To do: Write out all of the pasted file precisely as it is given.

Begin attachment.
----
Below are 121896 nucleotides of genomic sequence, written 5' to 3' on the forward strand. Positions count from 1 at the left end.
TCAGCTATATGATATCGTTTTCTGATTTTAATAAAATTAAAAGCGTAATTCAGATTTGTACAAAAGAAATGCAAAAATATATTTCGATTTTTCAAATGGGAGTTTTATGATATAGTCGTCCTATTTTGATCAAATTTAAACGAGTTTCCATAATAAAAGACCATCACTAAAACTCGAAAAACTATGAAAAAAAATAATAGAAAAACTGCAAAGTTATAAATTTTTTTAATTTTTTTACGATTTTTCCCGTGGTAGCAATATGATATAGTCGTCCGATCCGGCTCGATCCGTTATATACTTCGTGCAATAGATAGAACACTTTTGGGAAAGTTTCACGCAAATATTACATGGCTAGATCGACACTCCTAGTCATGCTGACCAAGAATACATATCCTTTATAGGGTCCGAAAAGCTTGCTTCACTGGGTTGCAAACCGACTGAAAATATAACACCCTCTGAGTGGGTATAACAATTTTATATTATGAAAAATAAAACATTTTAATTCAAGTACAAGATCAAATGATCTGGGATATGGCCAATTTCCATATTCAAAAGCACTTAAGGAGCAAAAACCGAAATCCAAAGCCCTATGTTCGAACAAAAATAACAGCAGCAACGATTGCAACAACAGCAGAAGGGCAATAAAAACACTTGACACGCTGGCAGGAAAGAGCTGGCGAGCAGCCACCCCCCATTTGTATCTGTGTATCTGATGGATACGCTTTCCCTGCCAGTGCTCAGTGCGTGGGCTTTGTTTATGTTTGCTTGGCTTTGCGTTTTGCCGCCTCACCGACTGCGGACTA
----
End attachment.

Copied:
Below are 121896 nucleotides of genomic sequence, written 5' to 3' on the forward strand. Positions count from 1 at the left end.
TCAGCTATATGATATCGTTTTCTGATTTTAATAAAATTAAAAGCGTAATTCAGATTTGTACAAAAGAAATGCAAAAATATATTTCGATTTTTCAAATGGGAGTTTTATGATATAGTCGTCCTATTTTGATCAAATTTAAACGAGTTTCCATAATAAAAGACCATCACTAAAACTCGAAAAACTATGAAAAAAAATAATAGAAAAACTGCAAAGTTATAAATTTTTTTAATTTTTTTACGATTTTTCCCGTGGTAGCAATATGATATAGTCGTCCGATCCGGCTCGATCCGTTATATACTTCGTGCAATAGATAGAACACTTTTGGGAAAGTTTCACGCAAATATTACATGGCTAGATCGACACTCCTAGTCATGCTGACCAAGAATACATATCCTTTATAGGGTCCGAAAAGCTTGCTTCACTGGGTTGCAAACCGACTGAAAATATAACACCCTCTGAGTGGGTATAACAATTTTATATTATGAAAAATAAAACATTTTAATTCAAGTACAAGATCAAATGATCTGGGATATGGCCAATTTCCATATTCAAAAGCACTTAAGGAGCAAAAACCGAAATCCAAAGCCCTATGTTCGAACAAAAATAACAGCAGCAACGATTGCAACAACAGCAGAAGGGCAATAAAAACACTTGACACGCTGGCAGGAAAGAGCTGGCGAGCAGCCACCCCCCATTTGTATCTGTGTATCTGATGGATACGCTTTCCCTGCCAGTGCTCAGTGCGTGGGCTTTGTTTATGTTTGCTTGGCTTTGCGTTTTGCCGCCTCACCGACTGCGGACTA